TITLE

A modified method for molecular identification of Baylisascaris transfuga in European brown bears ( Ursus arctos)

AUTHOR(S)
Gawor, Jakub; Gawor, Jan; Gromadka, Robert; Zwijacz-Kozica, Tomasz; Zięba, Filip
PUB. DATE
December 2017
SOURCE
Parasitology Research;Dec2017, Vol. 116 Issue 12, p3447
SOURCE TYPE
Academic Journal
DOC. TYPE
Article
ABSTRACT
Baylisascaris transfuga is a roundworm that has been reported worldwide in most bear species. In mammals and possibly humans, the larvae of B. transfuga can migrate in the tissues of aberrant hosts with larva migrans syndrome. The current study was performed to identify B. transfuga in faecal samples from free-ranging brown bears in the Tatra Mountains National Park in southern Poland. A commercial kit was used to extract genomic DNA directly from faecal samples. Additionally, a Chelex resin-based technique was successfully implemented to prepare a PCR template from eggs retrieved by flotation. Based on the flotation results of 32 collected faecal samples, the prevalence of B. transfuga was 15.6%. The parasite was confirmed in samples found to be positive during the initial flotation by a molecular assay using DNA isolated directly from faeces. The retrieved eggs were confirmed as B. transfuga after their DNA was extracted using the Chelex protocol. Based on PCR amplification and sequencing of a 413-bp segment of cytochrome c oxidase 1 (COI), the obtained sequence was 100% identical to the COI segment of B. transfuga after a BLAST comparison to the GenBankâ„¢ database. The current study includes the first molecular confirmation of B. transfuga in brown bears in the western part of the Carpathians. We show that direct extraction of parasite DNA from bear faeces is efficient for molecular assays. As an alternative, we present the effectiveness of a Chelex-based technique for fast and convenient DNA isolation from the difficult-to-disrupt eggs of B. transfuga for PCR. Molecular tests of parasite DNA extracted directly from faecal material have limits of detection related to the amount of eggs in the samples. Thus, using classical flotation to obtain eggs for PCR may increase the credibility of the results, particularly in cases with a low number of excreted eggs. The Chelex resin protocol has potential for application in studies of intestinal parasites in wildlife for which conventional flotation is routinely used for microscopy.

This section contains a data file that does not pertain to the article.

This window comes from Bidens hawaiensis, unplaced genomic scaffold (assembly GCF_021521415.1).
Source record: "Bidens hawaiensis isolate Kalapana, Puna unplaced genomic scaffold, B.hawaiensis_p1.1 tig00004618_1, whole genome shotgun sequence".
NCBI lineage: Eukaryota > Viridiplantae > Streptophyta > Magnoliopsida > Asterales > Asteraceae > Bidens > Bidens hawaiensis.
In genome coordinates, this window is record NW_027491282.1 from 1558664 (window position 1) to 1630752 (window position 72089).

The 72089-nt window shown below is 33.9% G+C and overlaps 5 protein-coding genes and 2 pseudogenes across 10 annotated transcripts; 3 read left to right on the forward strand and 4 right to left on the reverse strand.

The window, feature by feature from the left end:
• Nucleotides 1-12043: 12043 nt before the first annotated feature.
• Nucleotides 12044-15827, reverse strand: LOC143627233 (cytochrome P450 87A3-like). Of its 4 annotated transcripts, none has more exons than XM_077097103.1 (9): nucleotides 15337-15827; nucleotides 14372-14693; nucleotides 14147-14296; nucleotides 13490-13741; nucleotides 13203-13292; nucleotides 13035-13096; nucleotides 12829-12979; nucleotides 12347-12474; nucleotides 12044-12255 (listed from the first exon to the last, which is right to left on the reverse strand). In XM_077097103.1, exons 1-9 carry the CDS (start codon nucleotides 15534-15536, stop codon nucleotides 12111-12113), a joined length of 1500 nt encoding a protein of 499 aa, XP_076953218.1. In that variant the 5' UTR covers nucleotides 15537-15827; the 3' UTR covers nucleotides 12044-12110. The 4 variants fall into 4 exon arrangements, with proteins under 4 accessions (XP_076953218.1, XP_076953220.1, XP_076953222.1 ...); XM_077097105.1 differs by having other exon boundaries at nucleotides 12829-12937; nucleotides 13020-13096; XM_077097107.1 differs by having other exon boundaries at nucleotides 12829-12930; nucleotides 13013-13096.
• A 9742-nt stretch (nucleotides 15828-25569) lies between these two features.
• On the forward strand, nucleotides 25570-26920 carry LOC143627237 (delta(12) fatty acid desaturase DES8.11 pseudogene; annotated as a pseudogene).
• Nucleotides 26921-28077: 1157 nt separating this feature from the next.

ACCESSION #
126260326

 

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